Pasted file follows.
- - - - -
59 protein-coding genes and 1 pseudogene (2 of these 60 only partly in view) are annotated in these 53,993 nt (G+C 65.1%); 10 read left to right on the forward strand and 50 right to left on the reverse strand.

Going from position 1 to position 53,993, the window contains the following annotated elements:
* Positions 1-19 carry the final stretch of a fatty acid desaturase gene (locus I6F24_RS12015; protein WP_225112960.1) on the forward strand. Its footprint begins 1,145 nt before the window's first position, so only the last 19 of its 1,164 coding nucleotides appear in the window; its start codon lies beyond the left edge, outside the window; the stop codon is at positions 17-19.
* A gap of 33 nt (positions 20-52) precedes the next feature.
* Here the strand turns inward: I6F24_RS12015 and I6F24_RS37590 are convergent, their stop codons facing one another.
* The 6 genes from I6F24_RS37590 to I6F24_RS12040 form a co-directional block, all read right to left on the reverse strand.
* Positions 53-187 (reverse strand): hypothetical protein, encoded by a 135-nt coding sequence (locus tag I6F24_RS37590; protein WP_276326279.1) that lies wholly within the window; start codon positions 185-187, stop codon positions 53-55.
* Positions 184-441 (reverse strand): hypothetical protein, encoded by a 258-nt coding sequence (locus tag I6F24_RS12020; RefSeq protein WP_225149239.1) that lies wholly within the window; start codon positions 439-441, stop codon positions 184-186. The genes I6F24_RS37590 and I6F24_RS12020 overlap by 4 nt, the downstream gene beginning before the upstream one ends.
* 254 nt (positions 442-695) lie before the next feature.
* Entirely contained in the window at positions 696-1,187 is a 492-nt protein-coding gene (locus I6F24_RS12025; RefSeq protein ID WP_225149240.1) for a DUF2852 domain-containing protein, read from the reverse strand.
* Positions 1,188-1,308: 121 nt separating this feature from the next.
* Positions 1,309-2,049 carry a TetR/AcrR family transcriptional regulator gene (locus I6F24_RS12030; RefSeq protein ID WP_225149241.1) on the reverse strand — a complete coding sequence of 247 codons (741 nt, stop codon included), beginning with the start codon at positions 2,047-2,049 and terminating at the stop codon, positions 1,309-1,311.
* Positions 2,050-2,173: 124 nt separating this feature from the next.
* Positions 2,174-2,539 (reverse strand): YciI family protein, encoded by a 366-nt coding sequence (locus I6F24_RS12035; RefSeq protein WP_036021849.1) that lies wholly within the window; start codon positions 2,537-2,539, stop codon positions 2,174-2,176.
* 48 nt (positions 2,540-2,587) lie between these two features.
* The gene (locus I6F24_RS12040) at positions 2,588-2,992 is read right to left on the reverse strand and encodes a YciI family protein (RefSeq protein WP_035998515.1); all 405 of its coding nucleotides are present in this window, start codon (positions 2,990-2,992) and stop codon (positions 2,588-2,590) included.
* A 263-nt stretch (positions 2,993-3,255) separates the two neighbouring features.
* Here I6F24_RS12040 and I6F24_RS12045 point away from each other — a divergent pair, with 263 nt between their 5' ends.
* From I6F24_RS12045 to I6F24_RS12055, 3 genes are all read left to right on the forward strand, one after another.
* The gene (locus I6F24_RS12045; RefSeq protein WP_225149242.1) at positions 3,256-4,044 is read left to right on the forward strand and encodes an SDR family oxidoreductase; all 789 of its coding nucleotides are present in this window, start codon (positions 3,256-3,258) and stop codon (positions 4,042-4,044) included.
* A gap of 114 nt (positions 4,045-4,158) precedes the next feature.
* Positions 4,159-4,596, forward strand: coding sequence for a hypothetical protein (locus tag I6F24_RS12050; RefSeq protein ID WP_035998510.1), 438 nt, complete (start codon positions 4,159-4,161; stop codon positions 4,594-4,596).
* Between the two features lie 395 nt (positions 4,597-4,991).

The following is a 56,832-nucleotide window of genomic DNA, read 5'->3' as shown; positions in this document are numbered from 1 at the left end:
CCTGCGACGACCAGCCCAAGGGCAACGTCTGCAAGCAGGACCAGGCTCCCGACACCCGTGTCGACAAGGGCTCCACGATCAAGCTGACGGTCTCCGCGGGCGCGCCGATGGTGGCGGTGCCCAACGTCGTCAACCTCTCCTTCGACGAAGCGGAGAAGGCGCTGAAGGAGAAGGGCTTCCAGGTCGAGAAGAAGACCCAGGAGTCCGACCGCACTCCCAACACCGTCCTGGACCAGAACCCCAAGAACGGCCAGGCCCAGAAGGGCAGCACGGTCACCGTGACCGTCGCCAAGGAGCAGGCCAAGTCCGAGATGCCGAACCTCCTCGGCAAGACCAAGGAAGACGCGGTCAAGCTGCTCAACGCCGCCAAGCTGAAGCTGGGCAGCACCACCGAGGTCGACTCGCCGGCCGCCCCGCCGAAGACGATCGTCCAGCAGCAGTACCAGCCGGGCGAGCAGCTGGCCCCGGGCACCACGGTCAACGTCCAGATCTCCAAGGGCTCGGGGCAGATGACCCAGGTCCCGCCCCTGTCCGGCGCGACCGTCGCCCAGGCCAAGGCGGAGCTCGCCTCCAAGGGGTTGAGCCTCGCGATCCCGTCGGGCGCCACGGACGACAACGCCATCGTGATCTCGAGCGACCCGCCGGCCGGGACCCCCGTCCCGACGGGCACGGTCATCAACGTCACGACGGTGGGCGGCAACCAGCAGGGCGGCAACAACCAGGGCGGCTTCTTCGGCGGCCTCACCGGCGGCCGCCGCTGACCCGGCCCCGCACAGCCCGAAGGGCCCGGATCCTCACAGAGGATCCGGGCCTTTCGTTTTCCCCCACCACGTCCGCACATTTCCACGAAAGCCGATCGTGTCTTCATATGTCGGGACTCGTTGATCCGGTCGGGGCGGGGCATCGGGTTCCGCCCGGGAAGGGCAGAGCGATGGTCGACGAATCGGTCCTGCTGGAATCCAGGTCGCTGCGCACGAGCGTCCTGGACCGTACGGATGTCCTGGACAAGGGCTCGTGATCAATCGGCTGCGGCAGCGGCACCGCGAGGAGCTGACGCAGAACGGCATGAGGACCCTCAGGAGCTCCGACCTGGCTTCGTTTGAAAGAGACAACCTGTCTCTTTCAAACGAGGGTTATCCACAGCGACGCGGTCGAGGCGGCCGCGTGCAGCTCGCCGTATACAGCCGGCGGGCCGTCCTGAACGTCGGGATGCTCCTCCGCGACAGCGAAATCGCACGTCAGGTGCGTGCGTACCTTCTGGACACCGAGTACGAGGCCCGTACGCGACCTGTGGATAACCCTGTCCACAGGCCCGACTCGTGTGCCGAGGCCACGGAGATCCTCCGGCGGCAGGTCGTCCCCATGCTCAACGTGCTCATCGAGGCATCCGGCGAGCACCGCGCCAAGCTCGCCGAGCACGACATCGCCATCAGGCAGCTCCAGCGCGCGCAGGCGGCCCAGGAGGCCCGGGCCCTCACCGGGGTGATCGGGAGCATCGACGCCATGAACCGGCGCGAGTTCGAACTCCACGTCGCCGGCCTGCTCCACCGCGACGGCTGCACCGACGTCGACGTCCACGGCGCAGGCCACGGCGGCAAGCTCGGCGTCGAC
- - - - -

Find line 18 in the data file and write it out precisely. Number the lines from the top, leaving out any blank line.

* Here I6F24_RS12040 and I6F24_RS12045 point away from each other — a divergent pair, with 263 nt between their 5' ends.